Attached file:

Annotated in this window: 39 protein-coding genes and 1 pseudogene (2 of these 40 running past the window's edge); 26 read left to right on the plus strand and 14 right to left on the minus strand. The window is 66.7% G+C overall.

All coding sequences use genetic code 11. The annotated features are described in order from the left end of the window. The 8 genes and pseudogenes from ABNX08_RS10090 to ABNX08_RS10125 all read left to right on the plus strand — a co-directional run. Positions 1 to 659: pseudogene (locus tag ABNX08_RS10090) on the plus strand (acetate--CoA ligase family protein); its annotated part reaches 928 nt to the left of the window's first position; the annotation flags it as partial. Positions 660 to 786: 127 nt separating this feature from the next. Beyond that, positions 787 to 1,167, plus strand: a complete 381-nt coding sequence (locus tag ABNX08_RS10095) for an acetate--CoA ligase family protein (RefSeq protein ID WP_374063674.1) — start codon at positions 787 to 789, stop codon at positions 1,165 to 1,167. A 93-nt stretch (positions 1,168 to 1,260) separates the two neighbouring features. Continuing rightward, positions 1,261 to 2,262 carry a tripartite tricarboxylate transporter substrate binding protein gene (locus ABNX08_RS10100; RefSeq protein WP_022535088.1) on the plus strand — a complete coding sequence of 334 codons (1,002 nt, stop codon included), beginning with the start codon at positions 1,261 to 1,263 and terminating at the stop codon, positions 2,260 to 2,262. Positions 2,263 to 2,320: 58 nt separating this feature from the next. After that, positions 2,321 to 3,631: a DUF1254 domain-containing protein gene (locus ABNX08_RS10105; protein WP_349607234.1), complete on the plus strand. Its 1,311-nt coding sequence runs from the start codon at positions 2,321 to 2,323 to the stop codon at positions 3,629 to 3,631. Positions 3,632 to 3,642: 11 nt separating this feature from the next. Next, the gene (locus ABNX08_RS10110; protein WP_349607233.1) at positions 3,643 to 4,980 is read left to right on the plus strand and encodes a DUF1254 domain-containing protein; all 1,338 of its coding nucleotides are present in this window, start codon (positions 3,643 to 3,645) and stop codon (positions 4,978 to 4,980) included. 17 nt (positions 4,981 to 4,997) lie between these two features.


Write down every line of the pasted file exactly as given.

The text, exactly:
Annotated in this window: 39 protein-coding genes and 1 pseudogene (2 of these 40 running past the window's edge); 26 read left to right on the plus strand and 14 right to left on the minus strand. The window is 66.7% G+C overall.

All coding sequences use genetic code 11. The annotated features are described in order from the left end of the window. The 8 genes and pseudogenes from ABNX08_RS10090 to ABNX08_RS10125 all read left to right on the plus strand — a co-directional run. Positions 1 to 659: pseudogene (locus tag ABNX08_RS10090) on the plus strand (acetate--CoA ligase family protein); its annotated part reaches 928 nt to the left of the window's first position; the annotation flags it as partial. Positions 660 to 786: 127 nt separating this feature from the next. Beyond that, positions 787 to 1,167, plus strand: a complete 381-nt coding sequence (locus tag ABNX08_RS10095) for an acetate--CoA ligase family protein (RefSeq protein ID WP_374063674.1) — start codon at positions 787 to 789, stop codon at positions 1,165 to 1,167. A 93-nt stretch (positions 1,168 to 1,260) separates the two neighbouring features. Continuing rightward, positions 1,261 to 2,262 carry a tripartite tricarboxylate transporter substrate binding protein gene (locus ABNX08_RS10100; RefSeq protein WP_022535088.1) on the plus strand — a complete coding sequence of 334 codons (1,002 nt, stop codon included), beginning with the start codon at positions 1,261 to 1,263 and terminating at the stop codon, positions 2,260 to 2,262. Positions 2,263 to 2,320: 58 nt separating this feature from the next. After that, positions 2,321 to 3,631: a DUF1254 domain-containing protein gene (locus ABNX08_RS10105; protein WP_349607234.1), complete on the plus strand. Its 1,311-nt coding sequence runs from the start codon at positions 2,321 to 2,323 to the stop codon at positions 3,629 to 3,631. Positions 3,632 to 3,642: 11 nt separating this feature from the next. Next, the gene (locus ABNX08_RS10110; protein WP_349607233.1) at positions 3,643 to 4,980 is read left to right on the plus strand and encodes a DUF1254 domain-containing protein; all 1,338 of its coding nucleotides are present in this window, start codon (positions 3,643 to 3,645) and stop codon (positions 4,978 to 4,980) included. 17 nt (positions 4,981 to 4,997) lie between these two features.